Available sizes and thickness of veneer
Veneer size in sq.ft
Veneer size in mm
|8×4||2449 x 1219|
|10×4||3048 x 1219|
|12×4||3658 x 1219|
- The thickness of the veneer determines its durability.
- The standard thickness of wood veneer measures between 0.5mm and 4mm.
Price range of veneer
Type of Woods
|Oak||Rs. 140 /sq. ft.|
|Beech Wood||Rs.90/sq. ft.|
Type of Finishes/Polishes
|Mat||Rs.70/sq. ft. ? Rs.80/sq. ft.|
|PU (Poly urethane)||Rs.150/sq. ft. ? Rs.175/sq. ft.|
|Lamination||Rs.350/sq. ft. ? Rs.400/sq. ft.|
Defects in veneer
- Dark, mostly due to water drops that condense on iron parts (iron tannate staining).
2. Burls (burrs)
- Small, round or oval buds.
- It is the occurrence of tiny black dots or striations between the annual rings, caused by resin inclusion.
4. Fiddleback (wavy figure
- These are rays or striations running across the grain at a uniform distance.
- This defect can be seen in Walnut, Cherry, Beech, Ash, Maple, Mahogany, Walnut, and Teak.
- Striations and rays are observed running in the direction of growth.
6. Silver figure (flake):
- Light-coloured, slightly iridescent dots, caused by cutting across wood (xylem) rays.
- Light-coloured round or oval spots.
8. Resin pockets:
- Identified by dark dots and striations running along the annual rings, formed as result of rein deposits.
Advantages of veneer
1. Aesthetics like Natural Wood at Lower Costs
- Wood veneers are excellent alternatives to natural wood. They imitate the appearance of natural wood, but at much lower costs.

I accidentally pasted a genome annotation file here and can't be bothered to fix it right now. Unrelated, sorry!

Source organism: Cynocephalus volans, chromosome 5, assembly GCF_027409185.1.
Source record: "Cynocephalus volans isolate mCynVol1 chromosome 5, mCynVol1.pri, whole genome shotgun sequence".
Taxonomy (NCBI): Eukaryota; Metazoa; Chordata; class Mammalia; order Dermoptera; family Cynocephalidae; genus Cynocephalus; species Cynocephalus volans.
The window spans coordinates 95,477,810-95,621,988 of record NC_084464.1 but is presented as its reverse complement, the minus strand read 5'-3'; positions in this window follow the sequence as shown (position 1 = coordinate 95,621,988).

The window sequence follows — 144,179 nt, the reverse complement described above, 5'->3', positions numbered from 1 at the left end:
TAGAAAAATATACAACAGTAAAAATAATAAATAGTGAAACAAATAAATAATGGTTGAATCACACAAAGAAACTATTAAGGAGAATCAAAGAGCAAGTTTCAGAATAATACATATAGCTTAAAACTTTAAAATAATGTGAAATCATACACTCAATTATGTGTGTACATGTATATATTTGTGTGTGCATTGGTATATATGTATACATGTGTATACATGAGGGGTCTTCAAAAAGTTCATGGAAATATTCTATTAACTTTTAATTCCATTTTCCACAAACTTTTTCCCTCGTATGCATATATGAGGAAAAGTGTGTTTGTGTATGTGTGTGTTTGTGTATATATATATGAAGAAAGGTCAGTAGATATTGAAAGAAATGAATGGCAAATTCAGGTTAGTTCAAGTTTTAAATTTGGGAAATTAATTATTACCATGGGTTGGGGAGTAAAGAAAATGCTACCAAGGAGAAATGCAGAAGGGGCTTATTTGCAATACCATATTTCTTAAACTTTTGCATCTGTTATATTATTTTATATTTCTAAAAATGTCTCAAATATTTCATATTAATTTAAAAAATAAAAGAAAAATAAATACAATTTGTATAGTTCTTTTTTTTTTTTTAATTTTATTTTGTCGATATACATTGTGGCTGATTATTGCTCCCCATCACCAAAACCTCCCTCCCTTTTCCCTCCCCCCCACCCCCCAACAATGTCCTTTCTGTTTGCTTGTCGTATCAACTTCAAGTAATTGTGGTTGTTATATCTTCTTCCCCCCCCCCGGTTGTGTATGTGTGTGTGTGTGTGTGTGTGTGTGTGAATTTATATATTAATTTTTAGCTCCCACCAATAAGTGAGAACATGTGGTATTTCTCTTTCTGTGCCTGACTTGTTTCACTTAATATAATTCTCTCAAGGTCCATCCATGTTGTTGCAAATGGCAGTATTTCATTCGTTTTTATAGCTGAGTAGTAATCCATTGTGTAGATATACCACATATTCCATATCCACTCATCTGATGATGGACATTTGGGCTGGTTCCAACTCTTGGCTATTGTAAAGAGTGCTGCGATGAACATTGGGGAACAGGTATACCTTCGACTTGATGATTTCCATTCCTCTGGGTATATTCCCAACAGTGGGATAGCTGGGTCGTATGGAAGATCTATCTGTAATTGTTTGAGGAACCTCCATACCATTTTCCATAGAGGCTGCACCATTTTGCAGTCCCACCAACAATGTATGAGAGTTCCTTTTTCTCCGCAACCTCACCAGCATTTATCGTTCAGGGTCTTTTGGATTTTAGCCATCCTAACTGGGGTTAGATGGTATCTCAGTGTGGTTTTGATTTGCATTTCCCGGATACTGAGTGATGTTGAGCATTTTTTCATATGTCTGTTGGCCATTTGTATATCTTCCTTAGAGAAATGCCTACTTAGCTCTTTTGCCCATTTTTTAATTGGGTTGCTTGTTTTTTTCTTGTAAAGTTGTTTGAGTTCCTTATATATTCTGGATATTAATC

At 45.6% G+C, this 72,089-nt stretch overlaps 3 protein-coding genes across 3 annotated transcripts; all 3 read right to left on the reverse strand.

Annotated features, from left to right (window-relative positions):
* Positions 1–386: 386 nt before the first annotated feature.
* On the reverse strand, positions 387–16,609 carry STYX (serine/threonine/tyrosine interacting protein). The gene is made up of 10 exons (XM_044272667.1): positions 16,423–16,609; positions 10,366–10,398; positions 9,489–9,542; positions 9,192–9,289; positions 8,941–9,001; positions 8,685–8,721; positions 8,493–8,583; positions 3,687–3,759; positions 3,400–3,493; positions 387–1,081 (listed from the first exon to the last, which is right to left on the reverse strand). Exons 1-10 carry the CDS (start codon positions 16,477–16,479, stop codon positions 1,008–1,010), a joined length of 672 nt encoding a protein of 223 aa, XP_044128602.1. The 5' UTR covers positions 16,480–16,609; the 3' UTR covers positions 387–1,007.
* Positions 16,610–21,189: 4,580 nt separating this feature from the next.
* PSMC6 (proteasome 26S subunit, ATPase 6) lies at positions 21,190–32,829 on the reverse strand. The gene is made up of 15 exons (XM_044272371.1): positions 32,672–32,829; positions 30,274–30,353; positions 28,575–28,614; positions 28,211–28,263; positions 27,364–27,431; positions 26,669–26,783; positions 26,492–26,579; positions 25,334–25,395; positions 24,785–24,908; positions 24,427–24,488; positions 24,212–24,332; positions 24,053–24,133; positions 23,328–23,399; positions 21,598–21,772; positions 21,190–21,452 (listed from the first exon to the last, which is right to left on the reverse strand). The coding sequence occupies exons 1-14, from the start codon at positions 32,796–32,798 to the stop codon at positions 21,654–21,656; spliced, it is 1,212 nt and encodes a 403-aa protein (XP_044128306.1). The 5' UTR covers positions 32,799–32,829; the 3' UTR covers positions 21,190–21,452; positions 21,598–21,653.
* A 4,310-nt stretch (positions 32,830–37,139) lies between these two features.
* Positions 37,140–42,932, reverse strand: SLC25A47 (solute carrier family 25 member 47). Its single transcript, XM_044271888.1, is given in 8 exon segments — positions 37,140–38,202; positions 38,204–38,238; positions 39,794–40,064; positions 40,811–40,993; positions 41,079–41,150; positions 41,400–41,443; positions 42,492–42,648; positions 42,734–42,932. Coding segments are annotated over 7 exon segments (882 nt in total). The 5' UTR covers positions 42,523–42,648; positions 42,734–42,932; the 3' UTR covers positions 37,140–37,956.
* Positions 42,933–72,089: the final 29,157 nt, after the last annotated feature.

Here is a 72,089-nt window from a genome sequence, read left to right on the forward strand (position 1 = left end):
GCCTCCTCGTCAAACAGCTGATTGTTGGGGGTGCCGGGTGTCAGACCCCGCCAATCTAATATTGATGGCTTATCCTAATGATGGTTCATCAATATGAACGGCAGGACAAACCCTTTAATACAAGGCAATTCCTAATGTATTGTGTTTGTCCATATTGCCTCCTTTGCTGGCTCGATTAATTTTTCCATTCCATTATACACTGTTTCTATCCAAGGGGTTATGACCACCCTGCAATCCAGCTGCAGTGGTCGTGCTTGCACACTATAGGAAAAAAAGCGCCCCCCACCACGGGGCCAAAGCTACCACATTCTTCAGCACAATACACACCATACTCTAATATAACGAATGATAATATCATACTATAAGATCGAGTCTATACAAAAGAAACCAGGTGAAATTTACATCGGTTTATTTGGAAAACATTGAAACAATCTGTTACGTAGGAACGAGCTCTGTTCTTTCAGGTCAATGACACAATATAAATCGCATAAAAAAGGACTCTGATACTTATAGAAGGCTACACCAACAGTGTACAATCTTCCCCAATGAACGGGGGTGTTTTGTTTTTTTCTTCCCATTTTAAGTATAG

2. Flexibility in Design
- Each wood veneer sheet is distinctive as each tree is unique.
- This makes for endless design possibilities with furniture and interior elements.
3. Increased Strength and Durability
- Application of wood veneer sheets to engineered woods strengthens and increases their durability
- Veneers resist warping and fragmentation and last longer than laminates
- It is a natural, environment friendly material which can easily be recycled.
- Wood veneers help in better utilization of wood, since very thin layers of wood are used for decorative purposes.
- Veneers are generally non-toxic.
Disadvantages of veneer
1. Vulnerable to Water Damage
- Prolonged exposure to water can damage veneers.
- Application of a sealant over the veneer protects its surface from wet conditions.
2. More Maintenance
- Wood veneers require more maintenance and they need to be polished periodically.
3. Cannot be Repaired
- Once damaged, wood veneer cannot be repaired, unlike natural wood furniture which can be easily repaired by sanding several times.
4. Formation of Cracks
- Wood veneer is laid on MDF or plywood which has a different expansion and contraction rate than the veneer itself.
- This uneven expansion and contraction results in the formation of cracks.